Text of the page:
The low-density (LDA) to high-density (HDA) transformation in amorphous Ge at high pressure is studied by first-principles molecular dynamics simulations in the framework of density functional theory. Previous experiments are accurately reproduced, including the presence of a well-defined LDA-HDA transition above 8 GPa. The LDA-HDA density increase is found to be about 14%. Pair and bond-angle distributions are obtained in the 0-16 GPa pressure range and allowed us a detailed analysis of the transition. The local fourfold coordination is transformed in an average HDA sixfold coordination associated with different local geometries as confirmed by coordination number analysis and shape of the bond-angle distributions.
  • G. Mancini, F. Iesari, A. Di Cicco, Univ. of Camerino
  • M. Celino, ENEA
First principles calculations of the electronic properties of bismuth-based nanostructures
Interface Ab initio calculation of the electronic properties of bismuth-based surfaces and nanostructures are introduced. Special focus is given to applications (e.g. in thermoelectric devices) and to quantum confinement effects. Due to the complex crystal structure and semi-metallic band structure of bulk bismuth, the occurrence of quantum confinement as dimension are reduced down to few nm is quite debated in the literature, with particular reference on a semiconductor-to-semimetal transition upon increasing the material dimensions.
  • G. Cantele, D. Ninno, Univ. of Naples
Electronic properties at complex interfaces
Interface The study of electronic processes and barrier heights at semiconductor-semiconductor and semiconductor-metal interfaces, of interest for applications in (nano)electronics, energy conversion and optoelectronic devices, is presented. Two different systems are chosen, namely, the SrTiO3-TiO2 interface and graphene nanoribbons covalently attached to a metallic substrate. Fundamental properties, following the formation of the interface, are: charge transfer and interface dipole, band offset, role of defects. It is shown that the local chemistry and the interface stoichiometry play a fundamental role in determining the interface electronic properties. As such, a deep understanding at microscopic level is needed, as provided by accurate first principle approaches.
  • G. Cantele, D. Ninno, Univ. of Naples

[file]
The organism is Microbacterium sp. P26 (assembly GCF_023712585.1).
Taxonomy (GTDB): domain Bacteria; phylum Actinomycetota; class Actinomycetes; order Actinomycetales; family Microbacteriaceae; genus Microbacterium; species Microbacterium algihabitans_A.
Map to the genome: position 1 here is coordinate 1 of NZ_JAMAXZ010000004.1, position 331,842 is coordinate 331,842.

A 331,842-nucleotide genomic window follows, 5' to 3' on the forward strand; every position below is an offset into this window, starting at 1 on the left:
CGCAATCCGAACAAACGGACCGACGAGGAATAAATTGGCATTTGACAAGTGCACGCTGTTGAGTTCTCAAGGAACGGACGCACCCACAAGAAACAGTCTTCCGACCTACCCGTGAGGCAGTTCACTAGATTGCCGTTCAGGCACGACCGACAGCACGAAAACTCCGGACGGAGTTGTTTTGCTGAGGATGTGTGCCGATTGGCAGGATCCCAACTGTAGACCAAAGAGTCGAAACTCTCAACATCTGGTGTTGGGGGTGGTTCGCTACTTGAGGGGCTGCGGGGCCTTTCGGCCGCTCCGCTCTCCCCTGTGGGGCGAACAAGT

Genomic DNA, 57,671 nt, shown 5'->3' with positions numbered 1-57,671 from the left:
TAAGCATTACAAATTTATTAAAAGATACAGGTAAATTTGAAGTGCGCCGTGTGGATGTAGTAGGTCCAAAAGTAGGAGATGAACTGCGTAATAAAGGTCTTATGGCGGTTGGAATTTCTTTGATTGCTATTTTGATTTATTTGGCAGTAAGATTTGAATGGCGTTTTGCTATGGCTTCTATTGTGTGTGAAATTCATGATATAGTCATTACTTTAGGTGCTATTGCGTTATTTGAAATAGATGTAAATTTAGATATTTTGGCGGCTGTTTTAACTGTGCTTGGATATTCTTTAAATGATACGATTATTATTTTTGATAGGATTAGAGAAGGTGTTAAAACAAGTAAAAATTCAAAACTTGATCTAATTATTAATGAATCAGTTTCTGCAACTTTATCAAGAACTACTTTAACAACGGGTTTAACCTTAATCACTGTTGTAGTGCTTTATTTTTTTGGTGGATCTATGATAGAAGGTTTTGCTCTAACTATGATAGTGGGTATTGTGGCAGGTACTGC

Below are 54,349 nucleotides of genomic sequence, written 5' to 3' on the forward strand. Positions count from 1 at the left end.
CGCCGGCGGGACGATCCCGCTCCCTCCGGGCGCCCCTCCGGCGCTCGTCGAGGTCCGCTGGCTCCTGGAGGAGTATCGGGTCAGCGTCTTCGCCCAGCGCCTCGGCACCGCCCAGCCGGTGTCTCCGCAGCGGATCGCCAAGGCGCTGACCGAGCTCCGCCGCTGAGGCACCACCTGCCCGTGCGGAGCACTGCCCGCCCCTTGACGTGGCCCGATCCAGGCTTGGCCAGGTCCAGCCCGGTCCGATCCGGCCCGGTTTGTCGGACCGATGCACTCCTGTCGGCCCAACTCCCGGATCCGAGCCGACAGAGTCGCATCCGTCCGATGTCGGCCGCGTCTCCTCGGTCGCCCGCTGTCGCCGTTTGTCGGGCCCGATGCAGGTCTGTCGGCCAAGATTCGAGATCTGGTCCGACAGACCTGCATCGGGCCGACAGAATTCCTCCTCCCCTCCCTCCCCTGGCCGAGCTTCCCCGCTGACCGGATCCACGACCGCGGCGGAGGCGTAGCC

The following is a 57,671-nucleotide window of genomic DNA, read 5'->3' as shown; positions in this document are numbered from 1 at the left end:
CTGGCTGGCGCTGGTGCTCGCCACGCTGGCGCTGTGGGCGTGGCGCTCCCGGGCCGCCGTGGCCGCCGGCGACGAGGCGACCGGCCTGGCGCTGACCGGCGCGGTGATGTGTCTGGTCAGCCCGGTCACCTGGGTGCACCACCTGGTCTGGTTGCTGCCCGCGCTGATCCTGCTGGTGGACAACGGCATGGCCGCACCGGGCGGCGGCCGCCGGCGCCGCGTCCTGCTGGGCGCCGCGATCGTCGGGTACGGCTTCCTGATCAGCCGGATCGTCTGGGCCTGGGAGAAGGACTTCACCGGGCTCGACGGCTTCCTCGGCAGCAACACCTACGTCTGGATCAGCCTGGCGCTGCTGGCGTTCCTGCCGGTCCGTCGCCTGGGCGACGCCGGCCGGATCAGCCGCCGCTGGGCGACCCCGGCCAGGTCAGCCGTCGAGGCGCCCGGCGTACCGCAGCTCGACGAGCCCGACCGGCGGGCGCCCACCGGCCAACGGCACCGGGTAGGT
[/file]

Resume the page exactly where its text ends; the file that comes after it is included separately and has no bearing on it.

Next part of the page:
A Hybrid Particle-Field Coarse-Grained Molecular Model for Pluronics Water Mixtures
The triblock-copolymers of poly(ethylene oxide)m-poly(propylene oxide)n-poly(ethylene oxide)m (PEOm-PPOn-PEOm), are an important family of amphiphilic polymers. The hydrophilic-lipophilic character of these block-copolymers can be tuned varying the blocks length and the molecular weight of both, PEO and PPO blocks. Such adaptability allowed to employ such copolymers in many fields, like foaming, detergency, dispersion stabilization, emulsification, lubrication, cosmetic formulation, modification of surface for biocompatibility for medical applications. To study the phase behavior of such systems we need to reach time and length scales on the order of magnitude of microsec and nm. We present a computational study of the phase behavior of binary Pluronic-water mixtures (L62 and L64), based on the hybrid particle-field molecular dynamics method.
  • Antonio De Nicola, Giuseppe Milano, Univ Salerno
Ab-initio characterization of Zr43O86 clusters:
ZrO Ab-initio molecular dynamics simulations are used to optimize the atomic configuration of zirconium oxide clusters. Surface properties and reactivity are computed and compared with recent experimental results. The good agreement with experiments allows to extend this approach to greater and different clusters.
  • Roberto Grena, ENEA

Excitonic effects in low dimensional systems
Graphene/Graphane In this report we briefly review the results that have been obtained in the last year also thanks to the use of the ENEA CRESCO facility. All the works concern the calculation of the electronic and optical properties of materials employing ab-initio theoretical methods based on Density Functional Theory (DFT), Time Dependent Density Functional Theory (TDDFT) and Many Body Perturbation Theory (MBPT). The report is organized as follows: an overview of the theoretical framework is given, together with a report of the important work of code parallelization, then results are reported. We present the results of two different studies concerning: i) the excited state properties of formamide, both isolated molecule and molecule in water solution; ii) the almost one-dimensional excitons in Si(111)2x1 surface. While the calculations running on the ENEA CRESCO facility have been mainly carried out by the authors of this report, the complete studies to which we will refer are due to the work of many collaborators, which appear as coauthors in the publications. Used codes: Quantum Espresso (www.quantum-espresso.org), EXC (http://etsf.polytechnique.fr/exc/), GW, DP (http://dp-code.org/).